Denmark's Thomas Bjorn and Englishmen Paul Casey and Anthony Wall held a one-stroke lead after the third round of the Irish Open at Carton House.
GB&I unless stated
-5 T Bjorn (Den), P Casey, A Wall
-4 D Clarke, R Fisher, P Hedblom (Swe)
-3 J Lyle (Aus)
-2 P Archer, R-J Derksen (Ned), P Harrington, R Karlsson (Swe), P Lawrie, I Poulter, T Whitehouse, N Colsaerts (Bel)
Bjorn eagled 18 to add a 67 to rounds of 78 and 66, while Casey and Wall shot 68 and 70 respectively for five under.
Northern Ireland's Darren Clarke, England's Ross Fisher and Swede Pete Hedblom were tied on four under.
But Colin Montgomerie missed his seventh cut of the season when the weather-hit round two finished.
Bjorn, who squandered a four-shot lead with a final-round 86 in the European Open the last time he was in Ireland, said: "When it starts coming together for two days in a row then you at least know you're on the right track.
The Wentworth-based star also walked off the course after just six holes of the same event a year earlier, saying he was fighting "inner demons".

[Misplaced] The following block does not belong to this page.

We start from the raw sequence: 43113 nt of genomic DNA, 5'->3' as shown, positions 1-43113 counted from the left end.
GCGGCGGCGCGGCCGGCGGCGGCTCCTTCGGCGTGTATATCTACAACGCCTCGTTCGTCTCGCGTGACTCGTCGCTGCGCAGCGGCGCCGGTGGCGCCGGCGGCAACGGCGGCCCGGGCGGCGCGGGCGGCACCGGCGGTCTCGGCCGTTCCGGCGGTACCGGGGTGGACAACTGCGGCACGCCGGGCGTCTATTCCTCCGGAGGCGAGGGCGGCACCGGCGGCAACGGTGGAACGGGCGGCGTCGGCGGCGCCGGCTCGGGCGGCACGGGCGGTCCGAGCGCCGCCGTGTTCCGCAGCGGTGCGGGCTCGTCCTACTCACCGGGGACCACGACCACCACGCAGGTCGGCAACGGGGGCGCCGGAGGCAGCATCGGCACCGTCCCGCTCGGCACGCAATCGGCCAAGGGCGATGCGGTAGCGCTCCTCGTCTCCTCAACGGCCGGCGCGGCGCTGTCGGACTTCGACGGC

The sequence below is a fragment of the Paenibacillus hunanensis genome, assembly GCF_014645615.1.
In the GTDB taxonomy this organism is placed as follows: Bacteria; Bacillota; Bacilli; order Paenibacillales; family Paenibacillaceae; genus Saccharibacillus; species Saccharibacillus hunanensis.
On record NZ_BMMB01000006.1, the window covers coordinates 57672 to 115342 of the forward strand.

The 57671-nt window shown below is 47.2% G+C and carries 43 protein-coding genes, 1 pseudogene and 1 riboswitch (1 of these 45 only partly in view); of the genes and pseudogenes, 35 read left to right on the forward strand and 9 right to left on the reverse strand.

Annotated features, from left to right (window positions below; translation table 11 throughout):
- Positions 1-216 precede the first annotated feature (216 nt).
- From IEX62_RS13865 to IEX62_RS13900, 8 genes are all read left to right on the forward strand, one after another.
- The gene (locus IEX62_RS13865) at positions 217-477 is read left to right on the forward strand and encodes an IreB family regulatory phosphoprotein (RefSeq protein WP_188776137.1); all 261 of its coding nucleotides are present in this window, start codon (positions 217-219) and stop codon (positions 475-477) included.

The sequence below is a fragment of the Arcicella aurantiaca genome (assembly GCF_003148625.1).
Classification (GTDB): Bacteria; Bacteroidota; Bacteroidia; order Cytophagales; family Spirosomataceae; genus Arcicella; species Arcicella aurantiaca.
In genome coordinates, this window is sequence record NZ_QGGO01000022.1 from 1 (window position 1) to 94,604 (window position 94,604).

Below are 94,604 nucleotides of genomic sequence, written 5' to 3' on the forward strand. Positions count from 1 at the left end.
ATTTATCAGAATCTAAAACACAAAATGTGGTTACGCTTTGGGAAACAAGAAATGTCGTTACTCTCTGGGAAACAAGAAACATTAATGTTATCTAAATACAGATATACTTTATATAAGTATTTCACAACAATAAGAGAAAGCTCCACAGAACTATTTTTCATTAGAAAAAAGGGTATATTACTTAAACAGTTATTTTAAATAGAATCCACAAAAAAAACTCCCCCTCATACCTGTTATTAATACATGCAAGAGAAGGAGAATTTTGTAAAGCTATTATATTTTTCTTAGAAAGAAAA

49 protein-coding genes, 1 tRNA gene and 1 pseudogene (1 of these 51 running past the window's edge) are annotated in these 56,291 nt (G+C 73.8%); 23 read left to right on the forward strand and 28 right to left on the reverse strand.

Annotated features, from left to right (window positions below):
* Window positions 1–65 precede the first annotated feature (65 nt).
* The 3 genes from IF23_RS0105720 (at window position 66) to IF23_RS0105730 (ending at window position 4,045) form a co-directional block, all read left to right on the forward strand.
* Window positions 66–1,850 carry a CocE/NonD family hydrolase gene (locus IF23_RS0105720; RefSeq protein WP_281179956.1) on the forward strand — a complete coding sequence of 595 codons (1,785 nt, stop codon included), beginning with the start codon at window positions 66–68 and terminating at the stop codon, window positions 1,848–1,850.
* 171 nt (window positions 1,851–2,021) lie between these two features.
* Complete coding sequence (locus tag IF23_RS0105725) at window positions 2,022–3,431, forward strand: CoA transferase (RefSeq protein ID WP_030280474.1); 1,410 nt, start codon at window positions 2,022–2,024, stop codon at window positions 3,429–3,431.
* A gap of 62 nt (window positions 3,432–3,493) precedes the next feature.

But he insists working with two psychologists is paying dividends.
"One is about golf (Jos Vanstiphout) and one is about other things (Jamil Qureshi)," said Bjorn.
"I've realised over the years that the way I am off the course is probably the way I should be more on the course. I'm much more relaxed off the course than I am on it. I've always stressed myself out over my golf.
"I never take it home with me, if you ask my wife she will say I probably don't discuss my golf enough at home. I could probably get rid of some things if I did."
Casey, with a win and four other top-10 places already this season, led the British Masters last week after three rounds before slipping to fifth after finding water at The Belfry.
"There's no water on the 10th here, that's great," said six-time European Tour winner Casey.
"I always try and learn something and I hope that was the case last week."
Wall, who holed a 20-foot birdie putt on the last, is looking to add to his sole success, the 2000 Alfred Dunhill Championship.
Clarke claimed he missed out on a share of the lead when he missed a tap-in birdie putt on the 18th while watching the end of Irish province Munster's 23-19 Heineken Cup final win over Biarritz on a big screen.
"I was too busy watching the rugby and just completely went blank," admitted the Ulsterman, who shot 67.
Twenty eight players were separated by five shots with one round left in Ireland.
Montgomerie, the European Order of Merit champion, carded a 72 before play was suspended on Friday but had to wait to Saturday learn if his score of five over was good enough.
Unfortunately for the 42-year-old Scot, who designed the course, the cut was set at four over and also caught out Ryder Cup hopeful Paul Broadhurst.